Trying to figure out the tea party movement puts one in the position of the blind man trying to understand the shape of an elephant by touch.
He puts his hand on its tail and he thinks it’s like a snake. He feels the leg and it’s a tree. The ear seems like a blanket to him.
So too, the tea party is made up of a lot of disparate elements–anti-abortion, anti-taxes, anti-immigration, anti-health-care expansion, anti-government in general. If it weren’t for guns, they wouldn’t be pro anything.
Basically, however, it’s their feeling about government that binds them together. Someone once told them that the government that governs least governs best and they believed it.
They remind me of Huck Finn’s father. He reappears early in “The Adventures of Huckleberry Finn,” fresh out of jail and drunk. He virtually kidnaps his son, who has been adopted by the Widow Douglas, and takes Huck to his shack out in the woods, where he bemoans his lot.
“Call this a govment! Why, just look at it and see what it’s like. Here’s the law a-standing ready to take a man’s son away from him–a man’s own son, which he has had all the trouble and all the anxiety and all the expense of raising.
“Yes, just as that man has got that son raised at last, and ready to go to work and begin to do suthin’ for him and give him a rest, the law up and goes for him. And they call that govment!
“A man can’t get his rights in a govment like this. Sometimes I’ve a mighty notion to just leave the country for good and all…Says I, for two cents I’d leave the blamed country and never come a-near it again. Them’s the very words.”
And, coincidentally, them’s the very words of tea party fellow traveler Rush Limbaugh, aren’t they? Didn’t he say that if the health-care bill passed he’d leave the country? (Though if the object were to get away from national health insurance I don’t know where he’d go. Somalia, maybe.)
Americans love to talk about how much they distrust government, always have. All of our great philosophers–Jefferson, Emerson, Thoreau, Reagan—have sung that tune. But Americans still cash their Social Security checks, demand their unemployment benefits, and are happy when someone answers their 911 call. It’s the other guy’s government benefits that bother them.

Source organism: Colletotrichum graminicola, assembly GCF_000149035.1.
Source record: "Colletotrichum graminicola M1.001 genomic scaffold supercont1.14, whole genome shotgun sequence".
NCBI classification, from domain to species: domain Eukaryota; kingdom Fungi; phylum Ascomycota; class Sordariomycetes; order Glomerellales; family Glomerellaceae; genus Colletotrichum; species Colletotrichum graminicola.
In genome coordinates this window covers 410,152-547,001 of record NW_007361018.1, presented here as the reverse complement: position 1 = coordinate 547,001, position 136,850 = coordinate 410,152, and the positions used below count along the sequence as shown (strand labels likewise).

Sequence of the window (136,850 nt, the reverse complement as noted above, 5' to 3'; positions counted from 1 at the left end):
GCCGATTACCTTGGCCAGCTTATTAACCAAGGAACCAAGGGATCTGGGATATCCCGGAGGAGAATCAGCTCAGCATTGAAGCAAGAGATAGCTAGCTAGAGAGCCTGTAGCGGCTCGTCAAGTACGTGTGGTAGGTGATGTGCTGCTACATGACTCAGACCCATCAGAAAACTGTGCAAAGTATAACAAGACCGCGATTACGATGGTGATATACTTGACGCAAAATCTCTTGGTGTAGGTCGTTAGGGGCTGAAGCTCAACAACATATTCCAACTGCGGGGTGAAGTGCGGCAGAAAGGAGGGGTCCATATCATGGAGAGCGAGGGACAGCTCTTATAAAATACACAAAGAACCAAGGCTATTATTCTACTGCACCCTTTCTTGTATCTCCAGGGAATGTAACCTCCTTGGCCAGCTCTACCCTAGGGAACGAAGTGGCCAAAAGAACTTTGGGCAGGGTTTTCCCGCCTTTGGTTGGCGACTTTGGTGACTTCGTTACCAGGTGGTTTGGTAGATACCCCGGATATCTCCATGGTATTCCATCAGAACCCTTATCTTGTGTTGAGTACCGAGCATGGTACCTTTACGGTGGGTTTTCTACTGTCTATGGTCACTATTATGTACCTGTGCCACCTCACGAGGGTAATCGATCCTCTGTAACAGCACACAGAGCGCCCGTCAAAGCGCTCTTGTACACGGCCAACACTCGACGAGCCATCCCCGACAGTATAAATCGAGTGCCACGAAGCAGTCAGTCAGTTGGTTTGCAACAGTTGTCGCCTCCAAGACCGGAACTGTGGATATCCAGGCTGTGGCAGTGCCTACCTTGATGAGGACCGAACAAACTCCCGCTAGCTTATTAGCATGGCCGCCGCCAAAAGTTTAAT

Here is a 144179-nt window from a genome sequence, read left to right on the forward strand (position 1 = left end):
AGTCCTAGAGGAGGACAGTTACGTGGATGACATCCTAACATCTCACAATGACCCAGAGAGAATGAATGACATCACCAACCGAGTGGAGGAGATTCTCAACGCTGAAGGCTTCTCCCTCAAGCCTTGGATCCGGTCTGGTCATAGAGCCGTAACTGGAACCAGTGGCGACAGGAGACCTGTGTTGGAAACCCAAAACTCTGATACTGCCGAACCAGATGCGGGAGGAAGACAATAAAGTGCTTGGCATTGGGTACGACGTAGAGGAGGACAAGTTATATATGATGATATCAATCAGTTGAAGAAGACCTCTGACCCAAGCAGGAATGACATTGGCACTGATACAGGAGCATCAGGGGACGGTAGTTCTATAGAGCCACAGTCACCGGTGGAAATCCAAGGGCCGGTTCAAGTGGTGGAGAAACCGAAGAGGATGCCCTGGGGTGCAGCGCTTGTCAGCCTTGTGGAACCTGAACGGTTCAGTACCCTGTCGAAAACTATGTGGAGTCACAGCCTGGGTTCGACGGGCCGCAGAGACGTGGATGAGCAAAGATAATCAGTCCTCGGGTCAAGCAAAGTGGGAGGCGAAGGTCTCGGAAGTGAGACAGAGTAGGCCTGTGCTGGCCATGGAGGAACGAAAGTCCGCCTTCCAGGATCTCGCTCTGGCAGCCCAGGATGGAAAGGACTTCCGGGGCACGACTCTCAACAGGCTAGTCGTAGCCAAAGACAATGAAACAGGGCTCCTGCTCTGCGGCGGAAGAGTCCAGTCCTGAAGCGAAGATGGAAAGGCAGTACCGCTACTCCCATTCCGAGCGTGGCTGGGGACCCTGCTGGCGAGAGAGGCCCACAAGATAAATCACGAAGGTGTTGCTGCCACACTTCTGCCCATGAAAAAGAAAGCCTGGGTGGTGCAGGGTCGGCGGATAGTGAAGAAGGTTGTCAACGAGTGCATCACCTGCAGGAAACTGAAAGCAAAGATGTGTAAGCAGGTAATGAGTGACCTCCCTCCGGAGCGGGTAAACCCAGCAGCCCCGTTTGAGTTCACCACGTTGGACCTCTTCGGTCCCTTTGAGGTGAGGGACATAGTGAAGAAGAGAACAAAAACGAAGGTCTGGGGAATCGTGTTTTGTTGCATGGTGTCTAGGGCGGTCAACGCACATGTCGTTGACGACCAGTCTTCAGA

The level of hostility engendered by the health-care bill is a little puzzling, however. None of the arguments against it hold water.
- They say that we can’t afford it. How can that be? Every other industrialized country on Earth has some form of national health insurance. How can they all afford it and we can’t?
- They say that it constitutes a government takeover of health care. It doesn’t. I wish it did. It filters care through a system of insurance companies, and each of them takes its cut.
- They say it will lead to rationing and long lines. Only if we don’t cut costs by eliminating tests and treatments that are unnecessary or don’t work. Republicans don’t seem willing to do that. Besides, you think we don’t have rationing and long lines right now?
- They say we already have the best health-care system in the world and shouldn’t mess with it. Nonsense. We may have the best care, but a system that leaves 15 percent of the people uninsured is far from the best.
- They say the health-care bill is unconstitutional. Oh, come on. Do you really think that when Washington, Franklin and the rest of that crowd were discussing the Bill of Rights, they said: “We have to make sure that the people are assured freedom from health care?”
On the other hand, given recent Supreme Court decisions, constitutional isn’t what it used to be.
My own feeling is that anything that makes Rush Limbaugh want to leave the country can’t be all bad.
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